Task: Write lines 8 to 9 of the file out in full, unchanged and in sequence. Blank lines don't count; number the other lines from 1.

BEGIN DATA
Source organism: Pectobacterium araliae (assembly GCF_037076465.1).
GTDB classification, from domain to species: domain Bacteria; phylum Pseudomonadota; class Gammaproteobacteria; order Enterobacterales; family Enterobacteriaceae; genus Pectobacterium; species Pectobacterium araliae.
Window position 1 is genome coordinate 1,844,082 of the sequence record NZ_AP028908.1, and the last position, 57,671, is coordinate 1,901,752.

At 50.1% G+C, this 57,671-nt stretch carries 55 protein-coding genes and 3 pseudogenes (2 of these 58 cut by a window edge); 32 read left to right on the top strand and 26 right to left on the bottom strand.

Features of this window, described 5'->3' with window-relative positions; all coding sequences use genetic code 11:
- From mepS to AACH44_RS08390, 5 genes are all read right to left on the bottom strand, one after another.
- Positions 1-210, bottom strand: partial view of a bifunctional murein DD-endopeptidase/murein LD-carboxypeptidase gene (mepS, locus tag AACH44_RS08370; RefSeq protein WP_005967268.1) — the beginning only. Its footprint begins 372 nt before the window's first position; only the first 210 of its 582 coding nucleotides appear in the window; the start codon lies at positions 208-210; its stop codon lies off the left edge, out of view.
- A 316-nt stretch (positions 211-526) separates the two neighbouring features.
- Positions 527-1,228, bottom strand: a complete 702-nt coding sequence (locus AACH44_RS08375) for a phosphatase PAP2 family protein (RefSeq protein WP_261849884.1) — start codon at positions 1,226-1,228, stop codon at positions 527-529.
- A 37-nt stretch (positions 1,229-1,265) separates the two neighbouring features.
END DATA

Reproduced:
- A 316-nt stretch (positions 211-526) separates the two neighbouring features.
- Positions 527-1,228, bottom strand: a complete 702-nt coding sequence (locus AACH44_RS08375) for a phosphatase PAP2 family protein (RefSeq protein WP_261849884.1) — start codon at positions 1,226-1,228, stop codon at positions 527-529.